Saturday, May 26, 2012

Kelly Thinks about BDSM Part Deux


Continuing from Part I of Kelly Thinks about BDSM at Nine Naughty Novelists, where I talked about BDSM and the importance of trust, and how BDSM intensifies the need for trust between partners and thereby deepens the relationship…

 Now, I want to touch on fiction's portrayal of those in the BDSM lifestyle as people with psychological issues. In FSOG, Christian tells Anna he is "fifty shades of fucked up". I only read the first book of the trilogy in which there are vague references to what exactly happened to him in his past, but I gather it was something quite traumatic. I also recently read "Bared To You" by Sylvia Day, a book that is so similar to FSOG it was somewhat jaw-dropping. In that book, both hero and heroine have encountered abuse in their pasts — like Christian, in this first book Gideon’s history of abuse is only alluded to, but heroine Eva asks her therapist at one point whether two abuse survivors can ever have a functional relationship.

In my own book Power Shift, Gabe is a survivor of war. As a young solder in Bosnia, he was required to do things abhorrent to him, things that scarred him, things that caused him to carry a lot of guilt around all his life. He turned to BDSM because of his dominant nature, but also because of the control that is required of a Dom — with a woman's life in his hands, he wants to prove to himself that he can give her what she wants and needs but always, always stay in control, unlike when he was required to obey orders or else face horrific consequences.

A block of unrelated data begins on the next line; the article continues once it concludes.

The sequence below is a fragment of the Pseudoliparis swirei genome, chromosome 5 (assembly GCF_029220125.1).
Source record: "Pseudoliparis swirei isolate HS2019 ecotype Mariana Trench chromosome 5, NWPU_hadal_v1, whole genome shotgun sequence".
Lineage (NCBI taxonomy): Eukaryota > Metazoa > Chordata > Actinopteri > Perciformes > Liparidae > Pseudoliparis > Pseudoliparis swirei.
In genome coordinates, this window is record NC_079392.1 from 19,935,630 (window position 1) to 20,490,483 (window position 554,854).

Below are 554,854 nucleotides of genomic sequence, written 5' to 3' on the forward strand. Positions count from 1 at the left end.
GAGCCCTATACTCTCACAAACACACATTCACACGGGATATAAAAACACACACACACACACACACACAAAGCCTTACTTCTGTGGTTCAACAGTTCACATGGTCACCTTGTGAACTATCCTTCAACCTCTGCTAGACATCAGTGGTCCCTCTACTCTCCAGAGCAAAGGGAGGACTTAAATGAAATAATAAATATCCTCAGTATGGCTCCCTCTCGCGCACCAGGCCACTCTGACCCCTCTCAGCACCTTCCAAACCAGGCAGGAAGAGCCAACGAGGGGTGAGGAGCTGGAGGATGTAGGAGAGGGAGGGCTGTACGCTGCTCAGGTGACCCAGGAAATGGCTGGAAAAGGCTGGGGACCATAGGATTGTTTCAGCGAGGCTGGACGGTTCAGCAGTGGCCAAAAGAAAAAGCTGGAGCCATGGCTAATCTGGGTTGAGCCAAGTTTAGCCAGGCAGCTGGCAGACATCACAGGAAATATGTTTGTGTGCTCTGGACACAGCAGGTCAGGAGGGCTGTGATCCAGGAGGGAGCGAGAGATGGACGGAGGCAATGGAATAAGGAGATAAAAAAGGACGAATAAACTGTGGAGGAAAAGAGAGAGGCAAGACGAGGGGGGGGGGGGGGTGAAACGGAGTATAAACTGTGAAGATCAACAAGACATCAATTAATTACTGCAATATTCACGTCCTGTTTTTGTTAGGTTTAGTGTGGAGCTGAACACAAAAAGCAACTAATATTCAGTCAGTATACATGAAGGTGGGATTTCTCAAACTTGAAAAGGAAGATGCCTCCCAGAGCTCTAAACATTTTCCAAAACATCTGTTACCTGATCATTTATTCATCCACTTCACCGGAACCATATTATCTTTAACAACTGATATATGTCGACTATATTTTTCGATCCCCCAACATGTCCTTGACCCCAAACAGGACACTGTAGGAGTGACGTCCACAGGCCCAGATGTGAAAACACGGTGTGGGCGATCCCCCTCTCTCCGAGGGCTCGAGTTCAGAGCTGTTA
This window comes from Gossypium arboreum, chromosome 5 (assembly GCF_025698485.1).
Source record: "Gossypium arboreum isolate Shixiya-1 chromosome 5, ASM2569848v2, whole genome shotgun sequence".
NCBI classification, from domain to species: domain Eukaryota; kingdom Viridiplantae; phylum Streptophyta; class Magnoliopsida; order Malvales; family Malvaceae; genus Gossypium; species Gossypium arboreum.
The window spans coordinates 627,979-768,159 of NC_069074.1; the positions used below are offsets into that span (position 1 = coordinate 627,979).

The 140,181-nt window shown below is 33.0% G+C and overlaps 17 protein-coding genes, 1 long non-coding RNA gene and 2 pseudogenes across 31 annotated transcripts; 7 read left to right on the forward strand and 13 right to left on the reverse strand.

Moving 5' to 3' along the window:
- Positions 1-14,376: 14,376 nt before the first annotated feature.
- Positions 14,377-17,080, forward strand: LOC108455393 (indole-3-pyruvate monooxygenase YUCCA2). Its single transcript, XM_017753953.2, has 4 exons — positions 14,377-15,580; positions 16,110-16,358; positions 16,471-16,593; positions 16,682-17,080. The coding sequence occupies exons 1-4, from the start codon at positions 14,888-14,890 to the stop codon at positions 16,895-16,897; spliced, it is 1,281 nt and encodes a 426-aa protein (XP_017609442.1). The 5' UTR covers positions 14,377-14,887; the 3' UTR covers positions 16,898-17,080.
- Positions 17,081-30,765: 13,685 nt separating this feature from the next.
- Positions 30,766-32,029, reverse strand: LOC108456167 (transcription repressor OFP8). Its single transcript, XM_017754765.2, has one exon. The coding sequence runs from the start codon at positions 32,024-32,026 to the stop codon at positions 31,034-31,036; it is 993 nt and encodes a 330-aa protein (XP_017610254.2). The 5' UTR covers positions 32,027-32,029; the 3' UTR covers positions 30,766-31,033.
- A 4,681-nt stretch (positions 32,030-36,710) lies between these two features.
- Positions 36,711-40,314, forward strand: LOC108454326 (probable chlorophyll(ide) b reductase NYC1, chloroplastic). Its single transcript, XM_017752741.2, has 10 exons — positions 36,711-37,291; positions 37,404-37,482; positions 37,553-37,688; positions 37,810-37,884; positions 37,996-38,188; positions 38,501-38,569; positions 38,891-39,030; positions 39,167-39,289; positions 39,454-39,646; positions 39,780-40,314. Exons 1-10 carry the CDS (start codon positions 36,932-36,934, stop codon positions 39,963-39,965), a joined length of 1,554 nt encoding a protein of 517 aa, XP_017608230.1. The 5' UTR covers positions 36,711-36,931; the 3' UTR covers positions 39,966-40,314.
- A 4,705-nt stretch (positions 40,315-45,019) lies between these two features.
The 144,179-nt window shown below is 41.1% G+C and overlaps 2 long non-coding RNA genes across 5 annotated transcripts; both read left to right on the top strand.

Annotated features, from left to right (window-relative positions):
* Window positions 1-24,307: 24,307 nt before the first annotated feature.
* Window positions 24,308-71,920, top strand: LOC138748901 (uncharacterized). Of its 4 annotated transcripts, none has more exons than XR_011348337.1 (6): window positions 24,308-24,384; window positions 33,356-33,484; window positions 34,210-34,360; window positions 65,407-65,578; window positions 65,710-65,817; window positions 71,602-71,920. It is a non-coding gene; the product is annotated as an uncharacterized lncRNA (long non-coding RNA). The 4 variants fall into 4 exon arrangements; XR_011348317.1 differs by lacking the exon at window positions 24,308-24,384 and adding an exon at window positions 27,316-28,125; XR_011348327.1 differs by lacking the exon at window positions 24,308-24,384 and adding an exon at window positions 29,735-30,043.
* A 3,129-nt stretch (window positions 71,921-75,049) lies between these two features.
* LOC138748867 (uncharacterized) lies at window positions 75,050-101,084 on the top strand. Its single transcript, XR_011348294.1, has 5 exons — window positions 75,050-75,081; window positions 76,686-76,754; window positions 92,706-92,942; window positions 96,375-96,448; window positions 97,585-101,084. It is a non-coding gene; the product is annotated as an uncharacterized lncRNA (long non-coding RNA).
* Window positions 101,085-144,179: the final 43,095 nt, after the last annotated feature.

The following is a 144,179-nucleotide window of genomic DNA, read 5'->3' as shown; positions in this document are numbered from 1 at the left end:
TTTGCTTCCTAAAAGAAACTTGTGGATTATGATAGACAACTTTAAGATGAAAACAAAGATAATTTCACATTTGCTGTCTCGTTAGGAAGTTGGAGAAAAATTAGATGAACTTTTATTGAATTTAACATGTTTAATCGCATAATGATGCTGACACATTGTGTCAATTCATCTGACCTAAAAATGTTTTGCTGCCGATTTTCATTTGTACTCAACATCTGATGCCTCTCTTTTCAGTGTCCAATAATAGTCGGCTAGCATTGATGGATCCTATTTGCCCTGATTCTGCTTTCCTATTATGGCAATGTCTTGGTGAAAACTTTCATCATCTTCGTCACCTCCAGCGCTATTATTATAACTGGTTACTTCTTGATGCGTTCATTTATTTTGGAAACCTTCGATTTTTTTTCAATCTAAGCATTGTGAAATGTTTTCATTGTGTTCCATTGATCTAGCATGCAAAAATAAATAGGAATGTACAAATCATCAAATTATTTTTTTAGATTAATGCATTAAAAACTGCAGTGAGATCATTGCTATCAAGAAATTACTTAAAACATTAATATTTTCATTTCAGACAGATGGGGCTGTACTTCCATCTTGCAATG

I can see how this may cause readers to think that those who practice BDSM always have some kind of trauma in their pasts that has damaged them. But here's the thing: as storytellers, our characters always have to have something in their past that they learn to overcome. Even in my non-BDSM books this is the case.


In my upcoming release, Sweet Deal, which features TWO people and NO kinky stuff (okay, yes, still some hot sexytimes) hero Jake was abandoned by his mother and sisters when he was young. They left him with his not-so-nurturing father, and Jake grew up believing women would always leave him — so he always leaves first. When he did get into a relationship, and the woman he loved left him for his best friend, this only confirmed his belief that he's not worthy of love and women will always leave him. It takes a woman who willingly opens her heart (maybe too willingly!) to show him that love is worth taking that risk.

In real life, some of us are perfectly normal, some have hang-ups and obsessions and compulsions and baggage and scars. But to create a powerful story, writers tend to write about the characters with baggage and scars and how they overcome those, both in BDSM and non BDSM stories.

This week I shared a smutty  sexy excerpt from my BDSM book Rigger at The Good Smut Event on Tuesday May 22 - stop by to check it out, and I'm posting more about why I write BDSM there on Tuesday May 29. 



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